NWABR Bioethics, Day 6




Stickleback Tanks at Fred Hutchinson Cancer Research Center

Today, we started early at Fred Hutchinson Cancer Research Center, being a part of a research laboratory meeting.  We had general conversations about the week at the start of the day, and learned about a really cool discovery that was discovered at Fred Hutchinson Cancer Research Center- tumor paint.  This paint glows when exposed to a particular light.  When paired with the correct binding materials, it will glow on a tumor.  Part of the worries around cancer surgery is that some can be missed during the initial surgery.  However, tumor paint changes this outcome.  Also impressive was the 27 high school students part of research at the center.



Biological Specimens ready to be prepared for histology

Jesse Hubbard of the Torok-Storb Lab gave a talk about “Modeling MDS using iPSC.”  iPSC means induced pluripotent stem cells, which would be taken to a patient, reprogrammed, and put back into a patient.  Part of the great parts of stem cells is the fact that they are self-renewing.  Jesse talked specifically about the p53 tumor suppressor gene, as well as a 5q- deletion found in MDS patients.    They are hoping to move on to studying GATA 2 mutant and RUNX1 mutant iPSC models to further study the disease.


We then met with many different individuals who talked about their work- Dr. Beverly Torok- Staub, James Riddle, Brenda, including ethics and clinical trials, 3 spine sticklebacks and sex inheritance (they use a ZW system) and pathology and related histology jobs and the technology that is currently used to look at biological tissue.

We then went to the ISCRM which is made up of 50 research laboratories.  The ISCRM is a collaboration among the University of Washington, Fred Hutchinson Cancer Research Center, Seattle Children’s Hospital, Institute for Systems Biology, Benaroya Research Institute, and Paul Allen Institute for Brain Science.  The facility was beautiful and the 80,000 square foot facility was great for their purposes.


Dr. David Mack talked specifically about his research about myotubular myopathy.  His research was very promising, using a dog model and eventually looking towards using in human clinical trials.  Dr. Mack gave some bigger thoughts to think about, one of the most that was “Just because we can do something, should we?”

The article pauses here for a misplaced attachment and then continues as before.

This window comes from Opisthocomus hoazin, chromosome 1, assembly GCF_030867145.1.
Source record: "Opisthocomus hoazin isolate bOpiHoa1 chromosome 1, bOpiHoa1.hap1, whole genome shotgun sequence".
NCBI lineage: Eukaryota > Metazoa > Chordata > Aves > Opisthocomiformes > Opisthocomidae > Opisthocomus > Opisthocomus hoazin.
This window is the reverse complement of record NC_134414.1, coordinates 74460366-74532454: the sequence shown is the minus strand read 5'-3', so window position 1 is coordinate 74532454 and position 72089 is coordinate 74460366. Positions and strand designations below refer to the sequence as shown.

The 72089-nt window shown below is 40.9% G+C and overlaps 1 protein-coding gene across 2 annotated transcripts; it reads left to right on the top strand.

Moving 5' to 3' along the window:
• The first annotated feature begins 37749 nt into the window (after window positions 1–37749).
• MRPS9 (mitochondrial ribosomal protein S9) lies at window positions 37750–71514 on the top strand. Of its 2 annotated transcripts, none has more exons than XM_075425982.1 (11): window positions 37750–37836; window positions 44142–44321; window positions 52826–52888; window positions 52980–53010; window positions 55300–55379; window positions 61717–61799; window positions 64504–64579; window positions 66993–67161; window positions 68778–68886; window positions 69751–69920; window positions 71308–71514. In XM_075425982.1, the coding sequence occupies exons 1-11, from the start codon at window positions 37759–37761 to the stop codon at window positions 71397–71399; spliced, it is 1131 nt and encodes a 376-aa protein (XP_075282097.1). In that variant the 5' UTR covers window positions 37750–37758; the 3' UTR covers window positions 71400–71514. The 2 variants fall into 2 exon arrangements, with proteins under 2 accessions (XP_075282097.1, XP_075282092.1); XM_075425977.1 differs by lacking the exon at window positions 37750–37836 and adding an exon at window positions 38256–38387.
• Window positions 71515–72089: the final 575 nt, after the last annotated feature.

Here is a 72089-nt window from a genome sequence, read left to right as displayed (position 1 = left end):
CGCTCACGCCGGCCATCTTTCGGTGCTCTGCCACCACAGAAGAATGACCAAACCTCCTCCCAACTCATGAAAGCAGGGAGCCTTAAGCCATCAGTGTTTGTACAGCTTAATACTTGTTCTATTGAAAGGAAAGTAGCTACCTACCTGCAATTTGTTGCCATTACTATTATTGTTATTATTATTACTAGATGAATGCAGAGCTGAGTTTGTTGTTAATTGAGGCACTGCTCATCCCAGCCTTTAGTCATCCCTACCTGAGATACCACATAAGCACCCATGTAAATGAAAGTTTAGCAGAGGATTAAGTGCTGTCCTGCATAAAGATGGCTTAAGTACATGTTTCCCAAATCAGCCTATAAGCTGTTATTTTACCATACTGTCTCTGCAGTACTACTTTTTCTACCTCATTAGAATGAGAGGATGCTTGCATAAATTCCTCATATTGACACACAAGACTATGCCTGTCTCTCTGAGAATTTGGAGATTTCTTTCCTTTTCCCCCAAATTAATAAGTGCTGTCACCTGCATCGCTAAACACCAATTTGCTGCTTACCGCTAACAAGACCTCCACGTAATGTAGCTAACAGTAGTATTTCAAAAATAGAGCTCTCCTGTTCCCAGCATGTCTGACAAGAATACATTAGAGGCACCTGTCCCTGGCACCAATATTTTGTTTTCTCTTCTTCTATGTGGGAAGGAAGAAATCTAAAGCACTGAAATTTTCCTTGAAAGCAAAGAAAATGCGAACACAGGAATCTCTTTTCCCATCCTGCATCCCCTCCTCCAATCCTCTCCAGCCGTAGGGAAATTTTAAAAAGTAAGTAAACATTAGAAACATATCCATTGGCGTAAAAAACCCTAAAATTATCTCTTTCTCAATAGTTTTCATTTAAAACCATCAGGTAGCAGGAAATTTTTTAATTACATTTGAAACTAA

We then had a conversation with a couple of laboratory researchers about the ethics of using embryonic stem cells in research.  I was interested in finding out that they go through around 100 embryos to be able to make one successful stem cell line.  We went to the laboratory and looked at stem cells under the microscope.


We ended the day looking at Dr. Chuck Murry’s work with the heart.  He gave us a seminar about how heart attacks are the number one killer worldwide, blaming the culture shift from malnourished to an excess of food.  The heart has a stored ATP supply of about 1 minute.  It takes about 15 minutes before cell death happens in the heart, but many people do not come in during this time period- leading to a lot of cardiac damage.


Dr. Murry is looking at using stem cells as an intervention to stop the scarring that happens after a heart attack.  They use different growth factors to differentiate “beaters”- heart cells in a dish.  They’ve done experiments with 1000’s of rats, 100’s of mice, and 100’s of guinea pigs.  The issue with this therapy is the immune system recognizes the tissue as foreign, so a person would have to take immunosupressants…but that beats death. 

Heart Cells beating in a petri dish

NWABR Bioethics, Day 6


Planaria using computer usb microscope

On Wednesday, we spent the entire day at Amgen in Seattle.  We started out the morning by debriefing our site visits.  I’m not going to type out the reviews of the places where I went, so if you’re interested, check out day 4 and day 5.

We were then lead in a discussion by Dr. Thomas McCormick, Professor Emeritus of the UW School of Medicine.  Dr. McCormick lead us in a discussion titled “Bioethics: Clinical Ethics at Work.”  We look at clinical ethics as a set of tools, in which we look at the history of the present illness, review the organ system, look at the psycho-social history, get a physical exam, run laboratory studies, and discuss diagnosis and care plan.  Clinical ethics is made of 2 views- one from a balloon- looking down at a situation big picture wise, and from a mountain bike on a mountain- looking ahead as situations can change very quickly.  We reviewed cases that Dr. McCormick had encountered, and how to reach an ethical outcome.  There were four major topics in clinical ethics: Medical Indications, Patient Preferences, Quality of Life, and Contextual features.  Dr. McCormick’s talk was really engaging, and had me think about a lot about clinical ethics.

In the afternoon, we each split up into different groups.  I was in the stem cell group, in which we looked at planaria and ran through the NWABR stem cell curriculum.  Planaria are really cool because they have neoblasts, which are totiptent.  The NWABR curriculum was really engaging with the use of playdoh in explaining the development of the germ layers.IMG_20130724_142236

3 germ layers in cell development

We ended the day by meeting with groups and discussing our action plans for how we will use this curriculum in our classrooms.  I am fully planning on adding ethics to my 9th grade curriculum, taking from the NIH curriculum on Bioethics, as well as the NWABR Bioethics 101 curriculum..  I also can’t wait to talk about morality in brain development, nuremberg, and human clinical trials during our holocaust unit, in which my coworkers do such a great job of explaining already.IMG_20130724_141335

Modeling development with playdoh